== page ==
AT&T made a major move to expand its mobile network in Latin America, striking a deal to buy Mexico's Grupo Iusacell SA for a reported $2.5 billion.
With the purchase, AT&T—the second-largest mobile carrier in the U.S.—has added 8.6 million new customers, according to Bloomberg. Iusacell is the third-largest mobile carrier in Mexico and is owned by billionaire Ricardo Salinas. Before the deal closes, Salinas has to buy out Iusacell shares owned by Grupo Televisa SAB.
Iusacell's wireless network reaches roughly 70 percent of the 120 million people in Mexico. AT&T CEO Randall Stephenson says he wants to increase that coverage, expanding the network to reach 400 million people in both the U.S. and Mexico.
Mexico is the second-largest economy in Latin America, and Stephenson said it "is still in the early stages of mobile Internet capabilities and adoption, but customer demand for it is growing rapidly." There's still plenty of room for growth. Smartphone use in Mexico is about half that of the U.S., according to AT&T.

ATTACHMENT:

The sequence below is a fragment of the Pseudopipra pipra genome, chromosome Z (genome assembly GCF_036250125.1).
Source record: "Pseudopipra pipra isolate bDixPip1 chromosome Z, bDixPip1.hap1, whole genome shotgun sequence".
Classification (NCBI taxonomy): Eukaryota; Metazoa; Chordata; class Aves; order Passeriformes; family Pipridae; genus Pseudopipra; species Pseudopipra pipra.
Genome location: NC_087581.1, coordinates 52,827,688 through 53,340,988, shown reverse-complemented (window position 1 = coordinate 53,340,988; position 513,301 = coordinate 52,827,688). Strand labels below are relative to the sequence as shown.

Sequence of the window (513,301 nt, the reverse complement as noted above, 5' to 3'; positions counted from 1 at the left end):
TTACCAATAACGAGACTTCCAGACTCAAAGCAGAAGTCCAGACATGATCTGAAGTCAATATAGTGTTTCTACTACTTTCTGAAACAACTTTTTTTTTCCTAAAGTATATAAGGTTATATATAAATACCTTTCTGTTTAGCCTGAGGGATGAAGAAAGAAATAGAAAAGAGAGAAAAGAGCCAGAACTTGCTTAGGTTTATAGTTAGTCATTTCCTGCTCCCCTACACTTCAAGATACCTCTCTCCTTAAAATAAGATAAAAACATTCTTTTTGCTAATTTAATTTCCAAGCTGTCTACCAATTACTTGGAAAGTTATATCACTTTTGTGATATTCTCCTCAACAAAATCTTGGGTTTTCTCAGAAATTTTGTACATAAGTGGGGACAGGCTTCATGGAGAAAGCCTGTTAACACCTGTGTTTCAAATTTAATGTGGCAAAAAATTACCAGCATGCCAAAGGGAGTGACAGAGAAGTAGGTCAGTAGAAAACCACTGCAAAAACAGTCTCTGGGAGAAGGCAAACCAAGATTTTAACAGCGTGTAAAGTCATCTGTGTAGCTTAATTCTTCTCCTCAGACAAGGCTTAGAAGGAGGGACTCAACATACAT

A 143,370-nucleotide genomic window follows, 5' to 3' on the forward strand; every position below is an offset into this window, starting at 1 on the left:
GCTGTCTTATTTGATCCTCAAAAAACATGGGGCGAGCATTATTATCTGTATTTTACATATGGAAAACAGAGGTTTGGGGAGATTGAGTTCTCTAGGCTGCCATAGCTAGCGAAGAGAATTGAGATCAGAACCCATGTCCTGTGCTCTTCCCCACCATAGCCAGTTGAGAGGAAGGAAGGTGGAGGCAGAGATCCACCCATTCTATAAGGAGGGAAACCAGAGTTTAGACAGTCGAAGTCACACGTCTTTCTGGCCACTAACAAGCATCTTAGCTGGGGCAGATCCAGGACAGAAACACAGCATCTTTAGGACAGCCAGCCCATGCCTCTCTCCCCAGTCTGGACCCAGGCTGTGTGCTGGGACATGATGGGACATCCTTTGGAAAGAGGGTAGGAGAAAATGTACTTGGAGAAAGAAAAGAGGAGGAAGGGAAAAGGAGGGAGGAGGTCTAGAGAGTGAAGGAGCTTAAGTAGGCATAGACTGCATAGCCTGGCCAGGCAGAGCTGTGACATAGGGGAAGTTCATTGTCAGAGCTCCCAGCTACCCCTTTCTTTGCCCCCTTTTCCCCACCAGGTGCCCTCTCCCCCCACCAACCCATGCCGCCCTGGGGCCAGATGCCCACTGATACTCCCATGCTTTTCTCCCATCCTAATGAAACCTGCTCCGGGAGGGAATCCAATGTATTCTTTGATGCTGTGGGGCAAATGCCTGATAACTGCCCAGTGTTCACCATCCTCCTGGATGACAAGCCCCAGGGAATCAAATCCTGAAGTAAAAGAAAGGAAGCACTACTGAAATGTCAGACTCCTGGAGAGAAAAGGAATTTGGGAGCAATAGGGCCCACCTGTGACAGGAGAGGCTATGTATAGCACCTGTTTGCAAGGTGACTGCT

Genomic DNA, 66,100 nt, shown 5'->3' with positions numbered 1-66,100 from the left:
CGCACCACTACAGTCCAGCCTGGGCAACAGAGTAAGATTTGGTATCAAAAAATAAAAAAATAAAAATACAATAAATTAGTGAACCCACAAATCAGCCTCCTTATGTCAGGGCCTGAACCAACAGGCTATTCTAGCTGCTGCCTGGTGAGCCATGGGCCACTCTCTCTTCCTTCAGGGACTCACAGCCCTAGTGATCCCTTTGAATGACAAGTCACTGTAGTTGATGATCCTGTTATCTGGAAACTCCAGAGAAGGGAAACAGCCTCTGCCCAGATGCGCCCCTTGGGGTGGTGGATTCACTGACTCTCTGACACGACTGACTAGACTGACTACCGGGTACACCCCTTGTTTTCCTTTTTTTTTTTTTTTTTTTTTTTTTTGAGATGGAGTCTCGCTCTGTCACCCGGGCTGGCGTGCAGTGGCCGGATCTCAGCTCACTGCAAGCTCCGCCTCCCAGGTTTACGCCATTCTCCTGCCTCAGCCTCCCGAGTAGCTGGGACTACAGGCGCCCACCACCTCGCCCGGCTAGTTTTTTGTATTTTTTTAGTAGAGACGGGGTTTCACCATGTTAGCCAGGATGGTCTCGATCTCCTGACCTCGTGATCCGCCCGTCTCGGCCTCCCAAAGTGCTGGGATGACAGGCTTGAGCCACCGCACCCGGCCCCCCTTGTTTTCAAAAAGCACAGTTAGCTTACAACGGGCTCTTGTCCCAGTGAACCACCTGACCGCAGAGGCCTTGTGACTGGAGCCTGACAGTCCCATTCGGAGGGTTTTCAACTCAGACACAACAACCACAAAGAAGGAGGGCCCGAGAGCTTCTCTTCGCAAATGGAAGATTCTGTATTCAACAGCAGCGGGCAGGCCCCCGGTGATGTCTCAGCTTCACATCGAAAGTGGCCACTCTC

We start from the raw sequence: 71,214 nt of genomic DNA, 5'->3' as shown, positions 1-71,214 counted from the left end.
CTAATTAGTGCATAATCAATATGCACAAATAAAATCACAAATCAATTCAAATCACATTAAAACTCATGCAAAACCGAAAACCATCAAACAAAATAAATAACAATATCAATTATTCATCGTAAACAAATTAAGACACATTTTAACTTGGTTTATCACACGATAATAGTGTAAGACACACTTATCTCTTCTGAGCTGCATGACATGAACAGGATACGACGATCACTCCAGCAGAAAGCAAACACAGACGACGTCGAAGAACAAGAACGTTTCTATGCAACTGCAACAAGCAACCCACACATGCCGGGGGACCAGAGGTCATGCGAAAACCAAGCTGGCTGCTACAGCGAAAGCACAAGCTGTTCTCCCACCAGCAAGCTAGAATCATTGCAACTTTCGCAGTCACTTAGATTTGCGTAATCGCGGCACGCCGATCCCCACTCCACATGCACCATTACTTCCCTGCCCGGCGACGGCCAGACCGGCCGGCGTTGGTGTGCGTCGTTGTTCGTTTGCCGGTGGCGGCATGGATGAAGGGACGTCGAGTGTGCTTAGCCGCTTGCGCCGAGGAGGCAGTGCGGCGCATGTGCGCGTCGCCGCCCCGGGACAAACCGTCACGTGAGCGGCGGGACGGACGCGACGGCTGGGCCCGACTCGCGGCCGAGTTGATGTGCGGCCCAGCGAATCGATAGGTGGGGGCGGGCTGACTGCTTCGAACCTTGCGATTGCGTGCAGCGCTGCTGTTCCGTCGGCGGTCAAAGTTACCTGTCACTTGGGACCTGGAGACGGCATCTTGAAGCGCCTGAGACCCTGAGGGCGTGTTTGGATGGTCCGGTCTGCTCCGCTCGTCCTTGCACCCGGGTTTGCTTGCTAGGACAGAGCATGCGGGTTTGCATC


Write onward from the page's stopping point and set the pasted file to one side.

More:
This is AT&T's second major acquisition designed to gain a foothold in emerging Latin American countries. Earlier this year, the company paid a reported $48.5 billion for DirecTV, which provides satellite TV service to 18 million subscribers in Central America and South America, making it the largest pay TV provider south of the border, Reuters reported.